I recently started working with an old friend of mine Simon Jones and it has been fantastic. Now Simon is not your everyday coach having worked with Bradley Wiggins for 10 years and he helped steer the Great Britain squad to multiple Olympic and World track titles, he has a massive knowledge base and experience. As coaches we started working with each other and coaching each other and the process has been enlightening and by going through the process we have uncovered some interesting self coached issues that can befall everyone.

In this article I want to highlight five problems that the self coached athlete might face and therefore hopefully get a few readers to step back and look from the outside in on their own training and see if they can change things for the better, get fitter, go faster and gain more power, BOOM!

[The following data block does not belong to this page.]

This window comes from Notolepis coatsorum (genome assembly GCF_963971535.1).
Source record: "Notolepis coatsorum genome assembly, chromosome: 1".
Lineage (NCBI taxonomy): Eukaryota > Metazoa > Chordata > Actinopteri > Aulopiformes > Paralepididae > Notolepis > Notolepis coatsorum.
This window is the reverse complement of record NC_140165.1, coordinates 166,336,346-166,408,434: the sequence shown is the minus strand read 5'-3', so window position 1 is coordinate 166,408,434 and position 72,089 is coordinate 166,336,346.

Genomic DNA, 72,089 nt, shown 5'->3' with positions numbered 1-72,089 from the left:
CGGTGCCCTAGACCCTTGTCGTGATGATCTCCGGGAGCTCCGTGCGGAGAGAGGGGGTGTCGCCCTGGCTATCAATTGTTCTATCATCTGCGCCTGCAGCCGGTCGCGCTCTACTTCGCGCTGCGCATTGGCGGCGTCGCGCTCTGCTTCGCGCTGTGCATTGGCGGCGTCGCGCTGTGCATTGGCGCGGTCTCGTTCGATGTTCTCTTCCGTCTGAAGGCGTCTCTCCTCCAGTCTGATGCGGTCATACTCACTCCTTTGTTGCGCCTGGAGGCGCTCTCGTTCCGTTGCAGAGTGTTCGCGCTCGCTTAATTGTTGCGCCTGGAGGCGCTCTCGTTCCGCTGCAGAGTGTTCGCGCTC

1. Without a doubt the biggest problem I think the self coached athlete faces is doing too much training and not getting enough quality rest. One of the biggest issues with us all is that we are programmed to want to do more, as doing more will make us better right? Wrong, more often than not doing more training simply makes us more tired and performance suffers.

With most cyclists motivation is not a problem, I mean you only have to be on the road most mornings in any major city to see hundreds of riders out there smashing themselves on the bike before going off to work. This is not the sign of someone that needs some extra motivation and it is exactly the reason that leads us to doing too much. I am not going to get into the nitty gritty of sports science in this piece, but, if you have been doing the same training for months on end and you are not seeing improvements in your performance then there is something wrong. Step back and analyse what you are doing, monitor all the signs of overreaching and see if they are directly linked to under-performing.